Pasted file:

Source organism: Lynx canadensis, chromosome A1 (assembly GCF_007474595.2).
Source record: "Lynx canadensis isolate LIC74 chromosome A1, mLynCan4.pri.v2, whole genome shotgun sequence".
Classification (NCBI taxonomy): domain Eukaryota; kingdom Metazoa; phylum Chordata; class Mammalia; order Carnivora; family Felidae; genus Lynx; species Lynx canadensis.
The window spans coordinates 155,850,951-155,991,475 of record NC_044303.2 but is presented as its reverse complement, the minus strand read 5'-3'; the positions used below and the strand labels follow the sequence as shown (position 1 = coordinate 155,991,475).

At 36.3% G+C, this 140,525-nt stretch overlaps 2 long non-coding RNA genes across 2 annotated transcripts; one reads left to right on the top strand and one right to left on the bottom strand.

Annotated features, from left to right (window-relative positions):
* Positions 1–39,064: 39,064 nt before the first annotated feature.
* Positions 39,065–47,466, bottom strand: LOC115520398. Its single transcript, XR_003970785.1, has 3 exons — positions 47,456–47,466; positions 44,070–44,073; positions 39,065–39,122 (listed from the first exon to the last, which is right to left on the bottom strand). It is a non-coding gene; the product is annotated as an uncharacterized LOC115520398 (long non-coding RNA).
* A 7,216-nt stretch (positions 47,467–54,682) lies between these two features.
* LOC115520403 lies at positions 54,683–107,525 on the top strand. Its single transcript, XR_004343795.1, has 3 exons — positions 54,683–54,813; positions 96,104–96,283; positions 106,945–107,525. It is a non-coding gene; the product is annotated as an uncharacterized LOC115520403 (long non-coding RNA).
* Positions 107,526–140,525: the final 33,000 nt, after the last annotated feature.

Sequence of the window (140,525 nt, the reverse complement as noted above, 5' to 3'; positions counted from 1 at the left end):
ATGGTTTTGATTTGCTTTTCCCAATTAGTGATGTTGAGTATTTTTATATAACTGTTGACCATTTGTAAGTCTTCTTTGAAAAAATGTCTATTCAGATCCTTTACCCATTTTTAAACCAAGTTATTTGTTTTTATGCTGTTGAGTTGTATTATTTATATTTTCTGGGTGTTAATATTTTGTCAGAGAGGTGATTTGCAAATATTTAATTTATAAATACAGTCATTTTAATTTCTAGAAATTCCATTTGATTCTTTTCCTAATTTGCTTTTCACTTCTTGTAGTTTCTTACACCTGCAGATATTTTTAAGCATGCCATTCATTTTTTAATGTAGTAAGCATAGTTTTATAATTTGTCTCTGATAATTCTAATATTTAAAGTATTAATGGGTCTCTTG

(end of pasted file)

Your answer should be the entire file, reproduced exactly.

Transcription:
Source organism: Lynx canadensis, chromosome A1 (assembly GCF_007474595.2).
Source record: "Lynx canadensis isolate LIC74 chromosome A1, mLynCan4.pri.v2, whole genome shotgun sequence".
Classification (NCBI taxonomy): domain Eukaryota; kingdom Metazoa; phylum Chordata; class Mammalia; order Carnivora; family Felidae; genus Lynx; species Lynx canadensis.
The window spans coordinates 155,850,951-155,991,475 of record NC_044303.2 but is presented as its reverse complement, the minus strand read 5'-3'; the positions used below and the strand labels follow the sequence as shown (position 1 = coordinate 155,991,475).

At 36.3% G+C, this 140,525-nt stretch overlaps 2 long non-coding RNA genes across 2 annotated transcripts; one reads left to right on the top strand and one right to left on the bottom strand.

Annotated features, from left to right (window-relative positions):
* Positions 1–39,064: 39,064 nt before the first annotated feature.
* Positions 39,065–47,466, bottom strand: LOC115520398. Its single transcript, XR_003970785.1, has 3 exons — positions 47,456–47,466; positions 44,070–44,073; positions 39,065–39,122 (listed from the first exon to the last, which is right to left on the bottom strand). It is a non-coding gene; the product is annotated as an uncharacterized LOC115520398 (long non-coding RNA).
* A 7,216-nt stretch (positions 47,467–54,682) lies between these two features.
* LOC115520403 lies at positions 54,683–107,525 on the top strand. Its single transcript, XR_004343795.1, has 3 exons — positions 54,683–54,813; positions 96,104–96,283; positions 106,945–107,525. It is a non-coding gene; the product is annotated as an uncharacterized LOC115520403 (long non-coding RNA).
* Positions 107,526–140,525: the final 33,000 nt, after the last annotated feature.

Sequence of the window (140,525 nt, the reverse complement as noted above, 5' to 3'; positions counted from 1 at the left end):
ATGGTTTTGATTTGCTTTTCCCAATTAGTGATGTTGAGTATTTTTATATAACTGTTGACCATTTGTAAGTCTTCTTTGAAAAAATGTCTATTCAGATCCTTTACCCATTTTTAAACCAAGTTATTTGTTTTTATGCTGTTGAGTTGTATTATTTATATTTTCTGGGTGTTAATATTTTGTCAGAGAGGTGATTTGCAAATATTTAATTTATAAATACAGTCATTTTAATTTCTAGAAATTCCATTTGATTCTTTTCCTAATTTGCTTTTCACTTCTTGTAGTTTCTTACACCTGCAGATATTTTTAAGCATGCCATTCATTTTTTAATGTAGTAAGCATAGTTTTATAATTTGTCTCTGATAATTCTAATATTTAAAGTATTAATGGGTCTCTTG